At least 174,000 people have died due to violent incidents since President Felipe Calderón declared the war on drugs in 2006.
Veracruz has been one of the states in southern Mexico that has lived this war closely due to a rebound in the homicide rate of 15.5 per 100,000 inhabitants in 2016, an increase of 158% in the period of 2010-2016. The figures of the National Registry of Missing Persons locate Veracruz as the number two in disappearances with 202 inscriptions by the end of 2016, only after Guerrero.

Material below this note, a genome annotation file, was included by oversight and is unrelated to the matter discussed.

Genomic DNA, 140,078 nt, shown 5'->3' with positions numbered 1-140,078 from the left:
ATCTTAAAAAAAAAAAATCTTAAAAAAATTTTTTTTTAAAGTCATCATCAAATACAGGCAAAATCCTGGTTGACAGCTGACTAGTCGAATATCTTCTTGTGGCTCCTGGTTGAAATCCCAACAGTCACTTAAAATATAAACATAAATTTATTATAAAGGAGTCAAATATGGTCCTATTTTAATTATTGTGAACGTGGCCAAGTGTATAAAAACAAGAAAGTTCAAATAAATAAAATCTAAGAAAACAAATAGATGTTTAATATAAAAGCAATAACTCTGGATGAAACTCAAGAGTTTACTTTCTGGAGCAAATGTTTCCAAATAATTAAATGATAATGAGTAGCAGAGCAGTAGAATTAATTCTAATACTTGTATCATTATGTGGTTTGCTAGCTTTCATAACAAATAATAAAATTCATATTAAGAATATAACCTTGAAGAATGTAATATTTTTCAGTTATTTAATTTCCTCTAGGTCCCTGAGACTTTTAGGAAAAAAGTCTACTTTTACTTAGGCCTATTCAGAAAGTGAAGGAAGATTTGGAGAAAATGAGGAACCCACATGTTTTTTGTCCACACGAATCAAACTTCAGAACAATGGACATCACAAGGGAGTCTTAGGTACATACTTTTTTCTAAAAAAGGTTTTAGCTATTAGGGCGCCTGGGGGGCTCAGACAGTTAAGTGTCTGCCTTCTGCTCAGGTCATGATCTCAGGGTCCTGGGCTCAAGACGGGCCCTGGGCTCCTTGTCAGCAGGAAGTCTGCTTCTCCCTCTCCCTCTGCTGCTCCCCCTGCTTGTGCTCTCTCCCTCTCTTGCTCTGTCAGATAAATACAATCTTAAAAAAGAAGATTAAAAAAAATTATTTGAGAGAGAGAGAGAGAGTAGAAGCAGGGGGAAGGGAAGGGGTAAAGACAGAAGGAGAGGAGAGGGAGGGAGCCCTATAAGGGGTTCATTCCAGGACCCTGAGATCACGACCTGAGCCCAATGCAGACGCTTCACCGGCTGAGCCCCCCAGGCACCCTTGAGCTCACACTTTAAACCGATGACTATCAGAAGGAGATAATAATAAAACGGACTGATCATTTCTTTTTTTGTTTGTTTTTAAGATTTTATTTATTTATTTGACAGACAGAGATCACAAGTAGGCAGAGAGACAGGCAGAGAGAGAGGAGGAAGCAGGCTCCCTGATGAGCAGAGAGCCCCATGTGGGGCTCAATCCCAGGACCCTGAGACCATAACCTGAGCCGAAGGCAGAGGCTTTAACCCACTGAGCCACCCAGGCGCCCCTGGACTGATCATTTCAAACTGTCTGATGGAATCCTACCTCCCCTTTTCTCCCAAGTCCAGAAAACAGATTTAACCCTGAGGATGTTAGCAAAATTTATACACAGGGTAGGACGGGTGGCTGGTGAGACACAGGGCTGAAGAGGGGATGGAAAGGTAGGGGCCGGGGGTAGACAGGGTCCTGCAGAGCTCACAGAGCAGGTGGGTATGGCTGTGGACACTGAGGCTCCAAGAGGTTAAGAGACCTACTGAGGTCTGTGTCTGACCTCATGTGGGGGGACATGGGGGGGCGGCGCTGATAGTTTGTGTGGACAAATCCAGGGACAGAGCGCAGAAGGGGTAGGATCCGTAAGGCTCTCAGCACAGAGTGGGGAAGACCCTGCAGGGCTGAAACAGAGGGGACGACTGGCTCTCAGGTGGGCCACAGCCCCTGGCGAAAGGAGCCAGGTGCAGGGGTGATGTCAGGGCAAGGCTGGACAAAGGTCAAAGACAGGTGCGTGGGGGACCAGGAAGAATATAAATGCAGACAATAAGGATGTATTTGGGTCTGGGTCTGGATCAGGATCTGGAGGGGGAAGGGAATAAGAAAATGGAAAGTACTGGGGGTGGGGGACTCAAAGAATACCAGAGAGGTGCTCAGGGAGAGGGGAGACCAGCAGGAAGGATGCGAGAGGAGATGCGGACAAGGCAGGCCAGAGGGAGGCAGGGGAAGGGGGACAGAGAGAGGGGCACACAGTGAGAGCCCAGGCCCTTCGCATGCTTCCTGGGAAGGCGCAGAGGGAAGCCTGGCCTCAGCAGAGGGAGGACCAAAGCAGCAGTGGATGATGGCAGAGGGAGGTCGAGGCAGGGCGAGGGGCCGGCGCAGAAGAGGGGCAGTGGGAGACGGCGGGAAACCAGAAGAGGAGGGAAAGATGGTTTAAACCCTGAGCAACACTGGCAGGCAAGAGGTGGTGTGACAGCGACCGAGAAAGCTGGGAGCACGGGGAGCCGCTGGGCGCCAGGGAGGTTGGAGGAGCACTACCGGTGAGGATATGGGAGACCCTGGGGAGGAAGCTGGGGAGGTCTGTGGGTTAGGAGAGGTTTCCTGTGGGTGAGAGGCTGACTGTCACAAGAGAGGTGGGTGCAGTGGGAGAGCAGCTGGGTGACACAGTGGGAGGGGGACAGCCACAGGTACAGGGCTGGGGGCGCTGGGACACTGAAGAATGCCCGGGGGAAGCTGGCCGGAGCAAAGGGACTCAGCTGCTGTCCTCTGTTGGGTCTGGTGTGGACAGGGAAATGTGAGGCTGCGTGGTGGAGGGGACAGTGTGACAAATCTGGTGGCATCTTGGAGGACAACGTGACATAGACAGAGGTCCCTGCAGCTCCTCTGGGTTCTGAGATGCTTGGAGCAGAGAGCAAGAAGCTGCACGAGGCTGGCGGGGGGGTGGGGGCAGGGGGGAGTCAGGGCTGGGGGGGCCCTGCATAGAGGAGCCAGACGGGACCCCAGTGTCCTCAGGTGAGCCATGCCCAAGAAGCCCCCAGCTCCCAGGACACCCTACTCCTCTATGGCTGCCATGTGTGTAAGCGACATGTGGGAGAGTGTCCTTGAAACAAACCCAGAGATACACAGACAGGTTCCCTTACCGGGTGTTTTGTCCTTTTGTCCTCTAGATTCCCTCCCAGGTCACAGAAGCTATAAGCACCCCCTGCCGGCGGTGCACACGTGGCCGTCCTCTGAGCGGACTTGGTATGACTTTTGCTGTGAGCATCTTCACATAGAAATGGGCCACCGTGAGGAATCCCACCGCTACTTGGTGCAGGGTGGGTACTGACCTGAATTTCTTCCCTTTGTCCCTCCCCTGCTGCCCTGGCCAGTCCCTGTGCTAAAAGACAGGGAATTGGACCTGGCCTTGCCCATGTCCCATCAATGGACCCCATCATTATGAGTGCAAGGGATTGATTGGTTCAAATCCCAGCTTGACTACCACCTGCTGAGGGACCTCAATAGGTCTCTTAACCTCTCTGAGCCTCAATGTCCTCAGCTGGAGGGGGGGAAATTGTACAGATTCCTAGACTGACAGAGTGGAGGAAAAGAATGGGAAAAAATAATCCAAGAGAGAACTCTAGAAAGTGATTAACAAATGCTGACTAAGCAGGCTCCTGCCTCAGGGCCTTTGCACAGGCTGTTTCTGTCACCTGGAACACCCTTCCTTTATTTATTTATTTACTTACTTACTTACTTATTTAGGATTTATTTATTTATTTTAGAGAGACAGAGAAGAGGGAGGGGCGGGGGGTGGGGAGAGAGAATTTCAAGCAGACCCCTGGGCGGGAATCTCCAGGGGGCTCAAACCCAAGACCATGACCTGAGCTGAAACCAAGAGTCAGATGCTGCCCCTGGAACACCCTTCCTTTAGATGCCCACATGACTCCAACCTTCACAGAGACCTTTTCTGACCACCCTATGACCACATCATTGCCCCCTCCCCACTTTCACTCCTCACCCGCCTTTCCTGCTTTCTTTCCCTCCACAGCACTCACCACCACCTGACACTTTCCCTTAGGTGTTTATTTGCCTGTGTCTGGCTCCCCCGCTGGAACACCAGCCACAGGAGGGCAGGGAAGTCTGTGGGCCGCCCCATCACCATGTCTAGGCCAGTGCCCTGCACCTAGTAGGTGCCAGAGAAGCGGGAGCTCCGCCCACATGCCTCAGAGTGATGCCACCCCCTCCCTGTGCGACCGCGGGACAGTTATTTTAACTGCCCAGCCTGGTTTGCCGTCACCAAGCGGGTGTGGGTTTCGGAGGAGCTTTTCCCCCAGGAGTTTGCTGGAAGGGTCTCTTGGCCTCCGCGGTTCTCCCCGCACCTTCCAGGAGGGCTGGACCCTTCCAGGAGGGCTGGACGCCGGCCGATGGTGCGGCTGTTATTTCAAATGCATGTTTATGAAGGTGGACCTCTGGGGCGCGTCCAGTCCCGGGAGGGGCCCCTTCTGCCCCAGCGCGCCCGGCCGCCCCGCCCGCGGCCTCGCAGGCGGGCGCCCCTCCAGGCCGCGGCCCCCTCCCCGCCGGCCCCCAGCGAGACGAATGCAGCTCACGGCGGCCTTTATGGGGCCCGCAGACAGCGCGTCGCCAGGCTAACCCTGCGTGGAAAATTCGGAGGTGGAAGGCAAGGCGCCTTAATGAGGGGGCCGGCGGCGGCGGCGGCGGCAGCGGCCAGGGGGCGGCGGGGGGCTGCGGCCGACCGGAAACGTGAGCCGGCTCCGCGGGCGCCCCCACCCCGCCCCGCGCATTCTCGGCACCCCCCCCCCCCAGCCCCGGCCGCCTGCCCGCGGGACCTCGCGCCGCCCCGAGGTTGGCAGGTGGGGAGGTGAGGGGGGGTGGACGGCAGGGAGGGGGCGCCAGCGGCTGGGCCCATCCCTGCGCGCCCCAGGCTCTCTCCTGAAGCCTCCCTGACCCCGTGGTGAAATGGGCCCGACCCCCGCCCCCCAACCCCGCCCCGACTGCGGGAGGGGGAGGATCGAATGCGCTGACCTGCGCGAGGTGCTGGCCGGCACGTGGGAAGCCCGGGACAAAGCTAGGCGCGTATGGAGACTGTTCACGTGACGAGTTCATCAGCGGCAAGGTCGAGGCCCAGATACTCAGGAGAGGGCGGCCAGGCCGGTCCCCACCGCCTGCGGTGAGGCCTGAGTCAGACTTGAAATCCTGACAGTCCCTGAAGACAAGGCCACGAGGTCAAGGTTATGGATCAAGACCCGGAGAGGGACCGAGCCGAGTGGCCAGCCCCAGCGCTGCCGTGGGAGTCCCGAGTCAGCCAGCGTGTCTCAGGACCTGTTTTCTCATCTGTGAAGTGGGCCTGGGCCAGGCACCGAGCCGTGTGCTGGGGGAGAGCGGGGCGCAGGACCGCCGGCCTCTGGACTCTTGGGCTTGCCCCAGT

From 2011 to 2016 the percentage of the population considered insecure went from 64% to 85.1% according to the National Survey of Victimization and Perception in Public Security of Mexico. With these figures, night becomes a territory of danger, a clandestine space where the most terrible violent acts occur.
At the same time, the circulation of anonymous messages in social networks inviting a curfew that institutionally does not exist. This is how the streets become a sordid territory, because of the violence that Veracruz has been living for the last 10 years.
This work is a resistance to the documentation of the streets that have been taken away by fear. From 22:45 pm to 4:00 am I make the journey, I find signs, I find clues. Questions. Where is the terror? Where is the control? What is fear? What is happening?